- Rig Rundowns
- Pro Advice
Right off, I ruled out upright bass, since the feel was somewhat rock-oriented. Over the course of our rehearsals and recordings, I tried fretless electric, 5-string electric with roundwound strings, and an early ‘70s Jazz bass with Fender flatwounds. Here are some of my thoughts about blending various kinds of basses with acoustic guitar music.
Electric Bass with Roundwound Strings
This is what most bass players use, so I’ll start here. A conventional 4- or 5-string electric bass will sound distinct enough from an acoustic guitar that it will usually fit in, but the most important consideration is whether the tonal spectrum of the bass sits well with the guitar.
One album illustrating this is Charlie Musselwhite’s Sanctuary, an album with an acoustic, rootsy feel to it, along with thick vocals by the Blind Boys of Alabama. I was quite surprised to hear a very modern electric bass sound with zingy, growling roundwound strings placed forward in the mix.
To my ear, it would have made more sense to avoid featuring the bass in this setting, especially considering some mid-focused string slides that brought out the roundwound sound even more. But this might be a good choice to add a different flavor to an acoustic track.
When it comes to toothless—er, fretless—bass in acoustic settings, two players stand out in my mind. The first would be Jaco Pastorius and his collaborations with Joni Mitchell on recordings such as Hejira and Don Juan’s Reckless Daughter. In both albums, the sparse mix made his flanged/chorused melodic playing part of the soundscape. If you are successful in bringing this style to acoustic music, be careful to play in tune, while avoiding the crutch of glissing into every note.
A second fretless bass player, Freebo, took a more subtle approach to incorporating fret- less bass into acoustic-oriented guitar music in his work on early Bonnie Raitt recordings. There, the fretless bass gave him a rounded attack and expressiveness while playing conventional blues bass lines. Flatwound strings added additional roundness and trimmed the note sustain to help articulate his playing, which leads us to our next topic.
Frets But Flats
Another way of fitting electric bass into acoustic music is to use a conventional fretted bass along with flatwound strings. Flats are going to emphasize the body of the note, removing some of the fret sound. Play up closer to the neck and use more neck pickup with a gentle attack to get a more acoustic feel.
A piece of foam tucked close to the bridge can add further roundness. Some basses, such as the Classic StingRay 4 I reviewed in last month’s edition of Premier Guitar, actually have built-in, adjustable string mutes that can be tweaked to accomplish the same thing.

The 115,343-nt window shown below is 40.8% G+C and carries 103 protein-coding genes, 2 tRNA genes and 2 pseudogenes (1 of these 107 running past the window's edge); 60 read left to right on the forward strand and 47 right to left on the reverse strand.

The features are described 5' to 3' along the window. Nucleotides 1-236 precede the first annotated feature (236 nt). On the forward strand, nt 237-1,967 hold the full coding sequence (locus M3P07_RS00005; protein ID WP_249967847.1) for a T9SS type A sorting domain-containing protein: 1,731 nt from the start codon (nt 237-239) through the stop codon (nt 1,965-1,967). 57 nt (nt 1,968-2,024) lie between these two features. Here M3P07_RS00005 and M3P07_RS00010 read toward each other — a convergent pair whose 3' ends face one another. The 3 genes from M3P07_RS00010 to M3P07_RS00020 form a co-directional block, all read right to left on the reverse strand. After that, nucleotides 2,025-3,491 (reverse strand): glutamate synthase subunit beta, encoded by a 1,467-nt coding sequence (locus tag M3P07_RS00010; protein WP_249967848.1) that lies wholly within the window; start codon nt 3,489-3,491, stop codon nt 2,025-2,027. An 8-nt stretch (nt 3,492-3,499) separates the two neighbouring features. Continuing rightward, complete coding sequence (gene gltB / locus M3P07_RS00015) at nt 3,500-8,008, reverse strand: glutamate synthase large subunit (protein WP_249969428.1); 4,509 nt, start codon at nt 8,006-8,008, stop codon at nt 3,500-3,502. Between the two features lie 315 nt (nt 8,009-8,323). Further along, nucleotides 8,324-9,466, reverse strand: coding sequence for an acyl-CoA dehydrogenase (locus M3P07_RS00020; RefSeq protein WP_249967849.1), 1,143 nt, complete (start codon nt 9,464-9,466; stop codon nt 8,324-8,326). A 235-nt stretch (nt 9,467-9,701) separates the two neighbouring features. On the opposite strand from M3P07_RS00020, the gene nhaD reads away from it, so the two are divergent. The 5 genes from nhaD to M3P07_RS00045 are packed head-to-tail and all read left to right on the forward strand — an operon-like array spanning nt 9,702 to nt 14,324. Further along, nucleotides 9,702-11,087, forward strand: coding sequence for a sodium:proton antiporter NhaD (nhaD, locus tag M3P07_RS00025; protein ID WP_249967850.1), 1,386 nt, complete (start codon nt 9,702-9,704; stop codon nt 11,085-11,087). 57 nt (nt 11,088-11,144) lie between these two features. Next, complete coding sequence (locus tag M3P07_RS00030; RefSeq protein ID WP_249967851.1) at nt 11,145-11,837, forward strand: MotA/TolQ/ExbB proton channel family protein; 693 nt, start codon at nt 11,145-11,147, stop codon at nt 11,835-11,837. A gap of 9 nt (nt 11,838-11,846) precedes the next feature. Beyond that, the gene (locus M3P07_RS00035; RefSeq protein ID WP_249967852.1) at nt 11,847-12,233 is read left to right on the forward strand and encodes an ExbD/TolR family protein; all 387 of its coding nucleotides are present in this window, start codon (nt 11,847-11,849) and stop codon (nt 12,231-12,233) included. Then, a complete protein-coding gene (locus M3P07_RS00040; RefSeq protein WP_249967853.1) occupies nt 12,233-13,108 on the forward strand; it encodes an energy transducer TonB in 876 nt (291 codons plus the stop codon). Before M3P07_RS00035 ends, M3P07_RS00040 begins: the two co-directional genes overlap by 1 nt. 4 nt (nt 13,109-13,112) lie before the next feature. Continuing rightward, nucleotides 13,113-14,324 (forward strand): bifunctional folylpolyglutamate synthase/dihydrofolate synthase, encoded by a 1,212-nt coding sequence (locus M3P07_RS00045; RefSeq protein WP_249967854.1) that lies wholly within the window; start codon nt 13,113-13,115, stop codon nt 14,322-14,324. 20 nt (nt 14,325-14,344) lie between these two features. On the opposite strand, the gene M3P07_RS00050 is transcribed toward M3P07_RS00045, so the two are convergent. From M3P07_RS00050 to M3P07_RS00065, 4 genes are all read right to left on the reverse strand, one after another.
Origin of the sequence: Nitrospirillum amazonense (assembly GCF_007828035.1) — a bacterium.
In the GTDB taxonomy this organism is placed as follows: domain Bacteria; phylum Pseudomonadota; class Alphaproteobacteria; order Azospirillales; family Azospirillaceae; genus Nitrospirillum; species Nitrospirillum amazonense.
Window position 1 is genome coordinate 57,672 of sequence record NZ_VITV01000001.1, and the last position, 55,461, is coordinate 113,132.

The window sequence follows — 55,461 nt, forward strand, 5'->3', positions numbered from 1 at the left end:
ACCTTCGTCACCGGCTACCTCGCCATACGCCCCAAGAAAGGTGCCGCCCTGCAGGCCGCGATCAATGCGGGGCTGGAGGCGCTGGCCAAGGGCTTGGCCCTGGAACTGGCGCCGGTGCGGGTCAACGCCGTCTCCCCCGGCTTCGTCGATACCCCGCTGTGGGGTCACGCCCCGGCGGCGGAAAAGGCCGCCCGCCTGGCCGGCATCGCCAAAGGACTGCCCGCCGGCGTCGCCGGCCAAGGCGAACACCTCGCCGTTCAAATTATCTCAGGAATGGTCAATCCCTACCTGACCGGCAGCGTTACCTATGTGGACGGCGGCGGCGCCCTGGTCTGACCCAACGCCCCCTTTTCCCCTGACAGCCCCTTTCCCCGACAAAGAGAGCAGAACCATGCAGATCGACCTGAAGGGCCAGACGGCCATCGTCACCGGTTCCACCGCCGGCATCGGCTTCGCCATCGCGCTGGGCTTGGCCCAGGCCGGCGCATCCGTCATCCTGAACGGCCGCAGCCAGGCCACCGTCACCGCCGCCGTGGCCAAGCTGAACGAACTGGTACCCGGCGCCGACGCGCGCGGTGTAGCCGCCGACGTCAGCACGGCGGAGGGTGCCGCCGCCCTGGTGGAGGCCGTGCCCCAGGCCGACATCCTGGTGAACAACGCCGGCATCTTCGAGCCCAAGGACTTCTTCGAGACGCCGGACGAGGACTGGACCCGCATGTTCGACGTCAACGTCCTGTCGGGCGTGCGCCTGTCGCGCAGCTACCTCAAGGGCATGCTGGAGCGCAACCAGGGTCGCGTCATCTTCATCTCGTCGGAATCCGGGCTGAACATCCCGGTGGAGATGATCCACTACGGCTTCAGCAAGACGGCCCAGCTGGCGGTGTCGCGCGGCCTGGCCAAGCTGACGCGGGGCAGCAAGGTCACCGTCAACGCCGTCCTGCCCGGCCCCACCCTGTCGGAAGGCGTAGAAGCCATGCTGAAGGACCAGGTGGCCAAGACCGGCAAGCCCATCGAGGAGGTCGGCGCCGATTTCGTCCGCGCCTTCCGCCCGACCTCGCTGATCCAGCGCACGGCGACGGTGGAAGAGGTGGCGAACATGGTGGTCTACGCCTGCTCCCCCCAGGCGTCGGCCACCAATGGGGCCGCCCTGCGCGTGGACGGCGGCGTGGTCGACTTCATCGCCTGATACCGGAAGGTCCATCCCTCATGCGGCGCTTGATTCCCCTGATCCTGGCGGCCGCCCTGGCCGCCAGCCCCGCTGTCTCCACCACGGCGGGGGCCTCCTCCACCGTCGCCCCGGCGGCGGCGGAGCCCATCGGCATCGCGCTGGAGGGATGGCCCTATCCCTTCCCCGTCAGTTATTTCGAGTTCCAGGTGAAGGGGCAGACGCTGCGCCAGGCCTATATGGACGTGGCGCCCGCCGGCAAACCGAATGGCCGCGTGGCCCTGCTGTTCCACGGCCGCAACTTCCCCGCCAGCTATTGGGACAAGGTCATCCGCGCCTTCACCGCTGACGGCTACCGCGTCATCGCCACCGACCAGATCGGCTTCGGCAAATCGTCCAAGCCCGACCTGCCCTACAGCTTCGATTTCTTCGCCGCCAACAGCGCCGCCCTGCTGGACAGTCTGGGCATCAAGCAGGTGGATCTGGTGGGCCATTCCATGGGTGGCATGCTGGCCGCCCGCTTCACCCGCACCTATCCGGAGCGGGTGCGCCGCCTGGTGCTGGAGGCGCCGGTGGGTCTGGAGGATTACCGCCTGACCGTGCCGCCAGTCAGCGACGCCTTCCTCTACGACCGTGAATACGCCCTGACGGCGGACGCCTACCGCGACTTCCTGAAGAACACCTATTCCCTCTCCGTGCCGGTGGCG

Is That a Big Guitar?
Another route that I’ve tried—but not favored—is the acoustic bass guitar. In some renditions, this becomes a large-bodied acoustic, strung with phosphor bronze strings. Other variations are more like large, chambered solid- bodies, sometimes fretless, that still embody the acoustic sound and feel.
As you’ll quickly notice, an acoustic bass guitar (like the Breedlove Atlas Series reviewed in July 2009) features a lot of the characteristics of an acoustic guitar, but an octave lower. You’ll get the fret noise, the pick noise (if you use a pick), and finger slides. To my ears, the blend is a little too close, leading to the instruments becoming joined at the hip.
Okay, Let’s Spank the Big Girl
The first time I heard electric guitar legend Buddy Guy’s acoustic album, Blues Singer, I was stunned. Here was this sweet acoustic blues coming from somebody best known for wild solos on electric guitar. Buddy was backed by a fat upright bass (played by Tony Garnier of Bob Dylan fame), plus light drums played with brushes. And man, did those instruments fit together! The acoustic bass sat on the bottom like a foam rubber floor, while the acoustic guitar maintained its own sonic space. There was no real growl to its voice, just a simple, low-pitched thud that let the guitar sit out front with the vocals.
Hopefully this column has helped you think about how the bass can fit in with acoustic guitar music. Your choice of bass plays an important role in shaping the sound of the music you’re making. Choose roundwounds, flatwounds, fretless, upright, or any other flavor of bass—you’re giving acoustic music part of its signature feel and sound.
Dan Berkowitz is a professor by day and a bass player once the sun goes down. He plays in blues, jazz, pit and classical settings. Contact Dan at email@example.com.